Document Detail

Activation of the human diaphragm during a repetitive postural task.
MedLine Citation:
PMID:  10618161     Owner:  NLM     Status:  MEDLINE    
The co-ordination between respiratory and postural functions of the diaphragm was investigated during repetitive upper limb movement. It was hypothesised that diaphragm activity would occur either tonically or phasically in association with the forces from each movement and that this activity would combine with phasic respiratory activity. Movements of the upper limb and ribcage were measured while standing subjects performed repetitive upper limb movements 'as fast as possible'. Electromyographic (EMG) recordings of the costal diaphragm were made using intramuscular electrodes in four subjects. Surface electrodes were placed over the deltoid and erector spinae muscles. In contrast to standing at rest, diaphragm activity was present throughout expiration at 78 +/- 17% (mean +/- s.d.) of its peak inspiratory magnitude during repeated upper limb movement. Bursts of deltoid and erector spinae EMG activity occurred at the limb movement frequency (approximately 2.9 Hz). Although the majority of diaphragm EMG power was at the respiratory frequency (approximately 0.4 Hz), a peak was also present at the movement frequency. This finding was corroborated by averaged EMG activity triggered from upper limb movement. In addition, diaphragm EMG activity was coherent with ribcage motion at the respiratory frequency and with upper limb movement at the movement frequency. The diaphragm response was similar when movement was performed while sitting. In addition, when subjects moved with increasing frequency the peak upper limb acceleration correlated with diaphragm EMG amplitude. These findings support the argument that diaphragm contraction is related to trunk control. The results indicate that activity of human phrenic motoneurones is organised such that it contributes to both posture and respiration during a task which repetitively challenges trunk posture.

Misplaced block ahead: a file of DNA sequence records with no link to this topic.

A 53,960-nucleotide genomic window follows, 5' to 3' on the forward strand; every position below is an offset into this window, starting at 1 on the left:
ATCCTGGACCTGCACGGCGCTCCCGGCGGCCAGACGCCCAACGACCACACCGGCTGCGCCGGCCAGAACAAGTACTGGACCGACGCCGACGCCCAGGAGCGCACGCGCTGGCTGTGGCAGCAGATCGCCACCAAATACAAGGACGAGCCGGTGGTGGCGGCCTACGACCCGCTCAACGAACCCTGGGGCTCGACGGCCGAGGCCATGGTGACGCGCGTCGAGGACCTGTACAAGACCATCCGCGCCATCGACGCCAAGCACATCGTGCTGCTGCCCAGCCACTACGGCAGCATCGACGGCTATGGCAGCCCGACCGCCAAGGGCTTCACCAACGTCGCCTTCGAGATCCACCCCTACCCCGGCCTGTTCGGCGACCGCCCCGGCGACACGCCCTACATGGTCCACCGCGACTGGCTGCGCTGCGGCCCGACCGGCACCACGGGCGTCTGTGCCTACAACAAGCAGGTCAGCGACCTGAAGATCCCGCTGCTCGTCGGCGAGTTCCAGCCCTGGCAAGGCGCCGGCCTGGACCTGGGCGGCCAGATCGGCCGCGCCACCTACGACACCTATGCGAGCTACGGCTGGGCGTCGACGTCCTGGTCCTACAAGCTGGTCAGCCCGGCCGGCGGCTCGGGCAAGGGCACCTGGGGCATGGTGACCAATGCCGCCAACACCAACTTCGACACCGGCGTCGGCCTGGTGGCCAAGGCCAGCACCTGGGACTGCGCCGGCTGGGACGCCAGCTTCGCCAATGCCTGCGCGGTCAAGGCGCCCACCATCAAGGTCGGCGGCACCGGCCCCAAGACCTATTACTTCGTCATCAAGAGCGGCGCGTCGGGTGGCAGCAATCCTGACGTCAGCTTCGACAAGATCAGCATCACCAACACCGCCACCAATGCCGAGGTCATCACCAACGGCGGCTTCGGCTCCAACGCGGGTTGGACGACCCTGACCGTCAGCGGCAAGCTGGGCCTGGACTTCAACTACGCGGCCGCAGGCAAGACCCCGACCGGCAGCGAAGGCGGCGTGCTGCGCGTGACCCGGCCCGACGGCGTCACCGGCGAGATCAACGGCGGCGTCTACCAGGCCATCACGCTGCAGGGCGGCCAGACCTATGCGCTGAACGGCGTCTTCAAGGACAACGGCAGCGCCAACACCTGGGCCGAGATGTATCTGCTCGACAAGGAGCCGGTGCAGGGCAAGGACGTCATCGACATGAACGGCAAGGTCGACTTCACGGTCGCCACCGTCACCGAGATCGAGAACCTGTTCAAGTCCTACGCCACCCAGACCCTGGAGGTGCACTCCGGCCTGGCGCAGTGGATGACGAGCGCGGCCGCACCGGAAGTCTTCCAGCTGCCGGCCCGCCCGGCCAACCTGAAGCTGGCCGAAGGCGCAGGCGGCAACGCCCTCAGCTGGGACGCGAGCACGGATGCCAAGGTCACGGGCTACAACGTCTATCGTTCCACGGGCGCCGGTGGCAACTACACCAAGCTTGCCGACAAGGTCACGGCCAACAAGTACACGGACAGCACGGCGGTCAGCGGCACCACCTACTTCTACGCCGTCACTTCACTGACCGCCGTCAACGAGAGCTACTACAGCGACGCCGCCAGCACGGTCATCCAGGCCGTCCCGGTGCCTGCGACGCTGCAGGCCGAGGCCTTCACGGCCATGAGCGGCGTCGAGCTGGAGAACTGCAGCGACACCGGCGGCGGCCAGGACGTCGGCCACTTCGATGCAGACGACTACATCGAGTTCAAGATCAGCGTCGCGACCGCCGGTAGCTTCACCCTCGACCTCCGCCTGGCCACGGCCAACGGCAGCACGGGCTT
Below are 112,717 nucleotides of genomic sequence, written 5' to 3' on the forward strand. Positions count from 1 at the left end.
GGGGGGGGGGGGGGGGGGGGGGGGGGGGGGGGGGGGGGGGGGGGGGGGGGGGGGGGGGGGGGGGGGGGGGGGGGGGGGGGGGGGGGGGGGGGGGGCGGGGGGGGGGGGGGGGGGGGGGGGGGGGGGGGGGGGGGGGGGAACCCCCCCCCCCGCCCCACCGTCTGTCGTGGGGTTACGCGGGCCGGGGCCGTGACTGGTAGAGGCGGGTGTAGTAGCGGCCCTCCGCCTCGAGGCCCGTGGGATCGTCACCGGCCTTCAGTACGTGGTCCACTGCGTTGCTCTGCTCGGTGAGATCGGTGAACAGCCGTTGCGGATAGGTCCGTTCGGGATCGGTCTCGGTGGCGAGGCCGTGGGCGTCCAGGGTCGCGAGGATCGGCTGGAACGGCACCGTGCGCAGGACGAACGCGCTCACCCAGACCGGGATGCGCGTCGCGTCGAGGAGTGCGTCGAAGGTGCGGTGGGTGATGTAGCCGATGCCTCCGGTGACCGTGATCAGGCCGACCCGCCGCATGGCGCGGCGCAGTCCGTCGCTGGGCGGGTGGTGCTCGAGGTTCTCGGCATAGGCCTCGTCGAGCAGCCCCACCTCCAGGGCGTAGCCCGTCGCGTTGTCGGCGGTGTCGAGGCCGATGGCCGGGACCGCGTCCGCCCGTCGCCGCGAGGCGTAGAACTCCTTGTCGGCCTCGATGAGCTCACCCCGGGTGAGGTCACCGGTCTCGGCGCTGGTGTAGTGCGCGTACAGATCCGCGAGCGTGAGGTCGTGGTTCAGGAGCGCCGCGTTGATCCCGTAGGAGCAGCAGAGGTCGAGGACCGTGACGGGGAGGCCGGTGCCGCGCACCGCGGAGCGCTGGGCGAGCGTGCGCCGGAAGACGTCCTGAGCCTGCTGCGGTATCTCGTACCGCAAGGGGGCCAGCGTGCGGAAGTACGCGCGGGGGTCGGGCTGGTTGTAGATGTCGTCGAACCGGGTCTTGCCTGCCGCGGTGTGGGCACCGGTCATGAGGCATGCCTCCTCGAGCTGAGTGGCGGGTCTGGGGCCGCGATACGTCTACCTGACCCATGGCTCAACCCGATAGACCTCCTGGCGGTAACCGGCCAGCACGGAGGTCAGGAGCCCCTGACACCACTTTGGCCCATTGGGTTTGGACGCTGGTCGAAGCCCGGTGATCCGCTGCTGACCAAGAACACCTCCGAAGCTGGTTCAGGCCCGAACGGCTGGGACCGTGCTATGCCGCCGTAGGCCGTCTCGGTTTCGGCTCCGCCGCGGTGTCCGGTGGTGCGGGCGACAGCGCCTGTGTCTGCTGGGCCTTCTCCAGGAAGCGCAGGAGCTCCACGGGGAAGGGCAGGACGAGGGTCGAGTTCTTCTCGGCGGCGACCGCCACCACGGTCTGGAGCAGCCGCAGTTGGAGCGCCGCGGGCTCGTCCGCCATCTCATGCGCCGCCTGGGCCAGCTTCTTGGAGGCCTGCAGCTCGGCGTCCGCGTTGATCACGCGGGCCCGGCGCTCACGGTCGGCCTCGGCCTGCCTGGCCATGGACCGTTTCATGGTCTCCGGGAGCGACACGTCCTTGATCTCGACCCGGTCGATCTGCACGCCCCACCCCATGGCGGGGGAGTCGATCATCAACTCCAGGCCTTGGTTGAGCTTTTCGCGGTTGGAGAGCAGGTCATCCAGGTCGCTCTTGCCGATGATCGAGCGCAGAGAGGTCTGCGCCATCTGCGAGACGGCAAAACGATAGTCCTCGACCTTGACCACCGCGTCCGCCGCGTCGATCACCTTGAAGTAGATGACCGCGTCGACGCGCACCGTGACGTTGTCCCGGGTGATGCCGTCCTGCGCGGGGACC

P W Hodges; S C Gandevia
Publication Detail:
Type:  Journal Article; Research Support, Non-U.S. Gov't    
Journal Detail:
Title:  The Journal of physiology     Volume:  522 Pt 1     ISSN:  0022-3751     ISO Abbreviation:  J. Physiol. (Lond.)     Publication Date:  2000 Jan 
Date Detail:
Created Date:  2000-02-18     Completed Date:  2000-02-18     Revised Date:  2013-06-11    
Medline Journal Info:
Nlm Unique ID:  0266262     Medline TA:  J Physiol     Country:  ENGLAND    
Other Details:
Languages:  eng     Pagination:  165-75     Citation Subset:  IM; S    
Prince of Wales Medical Research Institute, High Street, Randwick, NSW 2031, Australia.
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MeSH Terms
Arm / physiology*
Diaphragm / physiology*
Movement / physiology*
Posture / physiology*
Respiratory Physiological Phenomena*
Ribs / physiology

From MEDLINE®/PubMed®, a database of the U.S. National Library of Medicine

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